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The role of the CGRP family of peptides in the heart; new therapies for heart disease?


College of Health and Life Sciences

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Prof D Poyner No more applications being accepted Funded PhD Project (UK Students Only)
Birmingham United Kingdom Bioinformatics Genetics Molecular Biology

About the Project

Applications are invited for a four year Postgraduate studentship, supported by the Midlands Integrative Biosciences Training Partnership (MIBTP) and Biotechnology and Biological Sciences Research Council (BBSRC), to be undertaken within the Pharmacology and Translational Neuroscience Research Group at Aston University. The studentship is offered in collaboration with InoCardia.

The position is available to start October 2021.

Financial Support

This studentship includes a fee bursary to cover the Home fees rate, plus a maintenance allowance of at least £15,285 (subject to eligibility). This application is only available to Home-fee paying students.

Background to CASE Studentships

CASE studentships are designed to provide students with a first-rate challenging research training experience within the context of a mutually-beneficial research collaboration between academic and non-academic partner organisations. Full details on CASE studentships can be found here.

Project Outline

Calcitonin gene-related peptide (CGRP), adrenomedullin (AM) and adrenomedullin 2 (AM2) are related peptides that increase heart rate and force of contraction, improve coronary blood flow and protect the heart from ischaemia. Thus they have good potential for use to treat heart disease and elevated levels are found in heart diseases, suggesting they are released as natural protectants. They all act on the same G-protein coupled receptor (GPCR), the calcitonin receptor-like receptor (CLR). However, unusually, the pharmacology of these peptides are determined by an accessory protein, one of three receptor activity modifying proteins (RAMPs). CLR/RAMP1 gives a CGRP receptor, CLR/RAMP2 an AM receptor and CLR/RAMP3 a receptor which can be activated by AM2. We have recently shown that the situation is more complicated, as the RAMPs also dictate signalling pathways. CGRP, AM and AM2 can activate a number of signalling pathways, including cAMP, elevation of intracellular calcium and activation of MAP kinases. These are controlled by the way the receptors couple to different G proteins, particularly Gs, Gi and Gq. We have found that CLR/RAMP1 promotes coupling of CGRP to cAMP but when the same receptor is activated by AM, Gi is preferentially activated. The opposite is seen with CLR/RAMP2. AM2 shows preferential coupling to Gq and elevation of calcium. This is an extreme example of a phenomenon known as agonist bias. If we can understand why some agents selectively activate signalling pathways that give beneficial results, we can produce new drugs with fewer side effects.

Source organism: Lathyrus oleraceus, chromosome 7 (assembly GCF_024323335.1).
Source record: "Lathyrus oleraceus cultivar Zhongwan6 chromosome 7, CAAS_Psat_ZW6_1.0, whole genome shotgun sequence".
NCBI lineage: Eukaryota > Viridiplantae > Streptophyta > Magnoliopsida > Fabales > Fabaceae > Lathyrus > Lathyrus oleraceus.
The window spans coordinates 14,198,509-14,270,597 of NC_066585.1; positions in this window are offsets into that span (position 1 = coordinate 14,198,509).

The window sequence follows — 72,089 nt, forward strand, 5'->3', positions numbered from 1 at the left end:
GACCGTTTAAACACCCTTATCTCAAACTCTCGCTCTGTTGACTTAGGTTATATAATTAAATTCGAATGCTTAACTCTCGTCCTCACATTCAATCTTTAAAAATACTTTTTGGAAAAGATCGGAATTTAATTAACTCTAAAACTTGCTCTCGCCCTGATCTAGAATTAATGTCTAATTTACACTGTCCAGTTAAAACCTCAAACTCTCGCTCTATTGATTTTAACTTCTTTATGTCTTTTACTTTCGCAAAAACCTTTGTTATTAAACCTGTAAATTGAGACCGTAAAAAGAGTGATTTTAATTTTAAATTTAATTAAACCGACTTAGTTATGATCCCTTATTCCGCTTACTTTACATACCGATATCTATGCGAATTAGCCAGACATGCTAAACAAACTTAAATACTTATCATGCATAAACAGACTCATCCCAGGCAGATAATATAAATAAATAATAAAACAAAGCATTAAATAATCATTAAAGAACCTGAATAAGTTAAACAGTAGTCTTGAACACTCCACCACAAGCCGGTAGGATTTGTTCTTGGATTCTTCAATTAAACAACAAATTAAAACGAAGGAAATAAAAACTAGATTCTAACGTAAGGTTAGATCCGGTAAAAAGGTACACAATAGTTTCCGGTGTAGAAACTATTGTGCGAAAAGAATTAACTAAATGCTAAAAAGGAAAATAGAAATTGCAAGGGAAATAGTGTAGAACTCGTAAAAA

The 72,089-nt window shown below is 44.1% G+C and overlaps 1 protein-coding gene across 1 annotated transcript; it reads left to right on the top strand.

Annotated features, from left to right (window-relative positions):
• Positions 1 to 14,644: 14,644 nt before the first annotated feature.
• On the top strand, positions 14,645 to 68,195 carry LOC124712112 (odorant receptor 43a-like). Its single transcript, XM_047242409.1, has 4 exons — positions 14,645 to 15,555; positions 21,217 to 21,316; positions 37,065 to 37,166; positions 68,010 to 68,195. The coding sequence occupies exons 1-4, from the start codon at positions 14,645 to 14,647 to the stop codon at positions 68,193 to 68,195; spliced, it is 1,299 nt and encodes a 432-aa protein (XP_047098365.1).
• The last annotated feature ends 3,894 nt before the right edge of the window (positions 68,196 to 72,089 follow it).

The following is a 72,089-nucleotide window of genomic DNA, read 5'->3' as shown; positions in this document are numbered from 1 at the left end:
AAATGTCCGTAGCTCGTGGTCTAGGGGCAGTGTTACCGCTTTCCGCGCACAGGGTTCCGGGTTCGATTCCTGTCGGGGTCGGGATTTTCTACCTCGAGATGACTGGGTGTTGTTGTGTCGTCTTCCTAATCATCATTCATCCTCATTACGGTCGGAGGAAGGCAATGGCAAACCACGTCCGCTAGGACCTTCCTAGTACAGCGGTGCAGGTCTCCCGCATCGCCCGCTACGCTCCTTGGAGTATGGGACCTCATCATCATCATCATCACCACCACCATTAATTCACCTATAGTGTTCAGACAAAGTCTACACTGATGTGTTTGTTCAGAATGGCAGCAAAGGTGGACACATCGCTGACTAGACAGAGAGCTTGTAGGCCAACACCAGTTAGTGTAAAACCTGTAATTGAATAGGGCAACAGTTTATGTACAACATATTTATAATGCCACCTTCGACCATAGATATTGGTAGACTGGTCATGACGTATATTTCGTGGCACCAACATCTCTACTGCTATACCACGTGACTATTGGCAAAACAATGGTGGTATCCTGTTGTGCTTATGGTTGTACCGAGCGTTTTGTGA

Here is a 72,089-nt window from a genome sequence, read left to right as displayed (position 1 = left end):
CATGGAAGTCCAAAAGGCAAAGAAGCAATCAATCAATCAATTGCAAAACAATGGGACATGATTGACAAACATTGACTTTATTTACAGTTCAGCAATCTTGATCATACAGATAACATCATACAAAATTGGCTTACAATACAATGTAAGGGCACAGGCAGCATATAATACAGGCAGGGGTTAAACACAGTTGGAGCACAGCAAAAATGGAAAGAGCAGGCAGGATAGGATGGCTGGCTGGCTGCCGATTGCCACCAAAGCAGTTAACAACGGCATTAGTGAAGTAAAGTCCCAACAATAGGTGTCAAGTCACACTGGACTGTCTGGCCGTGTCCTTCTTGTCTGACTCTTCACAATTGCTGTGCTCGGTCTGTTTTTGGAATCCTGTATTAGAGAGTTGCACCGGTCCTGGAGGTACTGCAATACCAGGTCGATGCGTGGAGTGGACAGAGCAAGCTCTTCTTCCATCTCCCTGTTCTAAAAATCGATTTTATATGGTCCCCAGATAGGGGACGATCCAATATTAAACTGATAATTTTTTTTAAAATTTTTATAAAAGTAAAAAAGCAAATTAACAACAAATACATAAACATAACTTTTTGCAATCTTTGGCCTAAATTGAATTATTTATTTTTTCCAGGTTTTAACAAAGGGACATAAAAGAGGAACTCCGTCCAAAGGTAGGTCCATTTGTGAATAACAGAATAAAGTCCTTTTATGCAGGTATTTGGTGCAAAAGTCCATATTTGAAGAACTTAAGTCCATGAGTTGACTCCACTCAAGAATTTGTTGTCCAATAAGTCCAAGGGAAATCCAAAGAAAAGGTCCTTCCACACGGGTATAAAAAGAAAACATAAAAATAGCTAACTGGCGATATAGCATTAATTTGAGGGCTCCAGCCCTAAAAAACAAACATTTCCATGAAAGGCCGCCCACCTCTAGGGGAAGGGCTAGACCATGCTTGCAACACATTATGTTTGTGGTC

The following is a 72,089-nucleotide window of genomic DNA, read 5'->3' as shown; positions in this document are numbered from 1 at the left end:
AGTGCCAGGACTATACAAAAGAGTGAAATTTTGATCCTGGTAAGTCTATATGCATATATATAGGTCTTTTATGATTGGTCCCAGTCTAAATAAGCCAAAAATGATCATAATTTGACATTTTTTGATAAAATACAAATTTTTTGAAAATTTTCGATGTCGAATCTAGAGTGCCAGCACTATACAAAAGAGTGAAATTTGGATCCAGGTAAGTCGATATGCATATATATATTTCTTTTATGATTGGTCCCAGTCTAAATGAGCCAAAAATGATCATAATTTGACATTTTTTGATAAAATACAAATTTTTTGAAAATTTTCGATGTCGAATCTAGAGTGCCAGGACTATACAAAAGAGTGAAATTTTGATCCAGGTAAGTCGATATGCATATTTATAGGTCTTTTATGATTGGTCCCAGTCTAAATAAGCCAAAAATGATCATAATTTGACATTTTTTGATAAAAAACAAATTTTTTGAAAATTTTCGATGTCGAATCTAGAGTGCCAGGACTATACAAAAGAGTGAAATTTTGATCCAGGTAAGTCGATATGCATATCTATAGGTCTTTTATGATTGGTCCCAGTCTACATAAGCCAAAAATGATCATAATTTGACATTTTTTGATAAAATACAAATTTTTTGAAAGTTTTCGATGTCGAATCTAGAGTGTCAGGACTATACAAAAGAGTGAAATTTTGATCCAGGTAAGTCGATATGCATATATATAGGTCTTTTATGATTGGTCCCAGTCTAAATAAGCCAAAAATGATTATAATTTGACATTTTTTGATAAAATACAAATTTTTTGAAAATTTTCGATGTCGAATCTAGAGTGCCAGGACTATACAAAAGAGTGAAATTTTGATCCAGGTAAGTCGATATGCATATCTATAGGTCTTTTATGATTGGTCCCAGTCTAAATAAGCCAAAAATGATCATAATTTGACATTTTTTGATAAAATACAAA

In collaboration with InoCardia, we can study the actions of agents on human heart tissue / cells under physiological conditions, where heart cells alternatively contract and then are stretched as the heart refills with blood (Work-Loop model). No other system gives such a good mimic of what happens in the human body. We also have molecular modelling techniques to look at what happens to GPCRs as they couple to different G proteins. Thus we are equipped to investigate the actions of our peptides from the cellular to the molecular level.

The aims of this project are:

1) To determine the actions of CGRP, AM and AM2 on human and rat myocytes during the contractile cycle and associated pharmacology.

2) To determine the signalling pathways activated by the peptides during the contractile cycle.

3) To understand the molecular basis of the peptides and their ability to promote differential G protein coupling using molecular dynamics.

Person Specification

The successful applicant should have been awarded, or expect to achieve, a Masters degree in a relevant subject with a 60% or higher weighted average, and/or a First or Upper Second Class Honours degree (or an equivalent qualification from an overseas institution) in a relevant subject. Full entry requirements for Aston University can be found on our website

Evidence of quantitative training is required. For example, AS or A level Maths, IB Standard or Higher Maths, or university level maths/statistics course. Full entry and eligibility requirements for MIBTP can be found on their website

Contact information

For formal enquiries about this project contact Prof David Poyner by email at [Email Address Removed].

Submitting an application

Details of to apply for this MIBTP CASE studentship and the required documents can be found here.

If you require further information about the application process please contact the Postgraduate Admissions team at [Email Address Removed]

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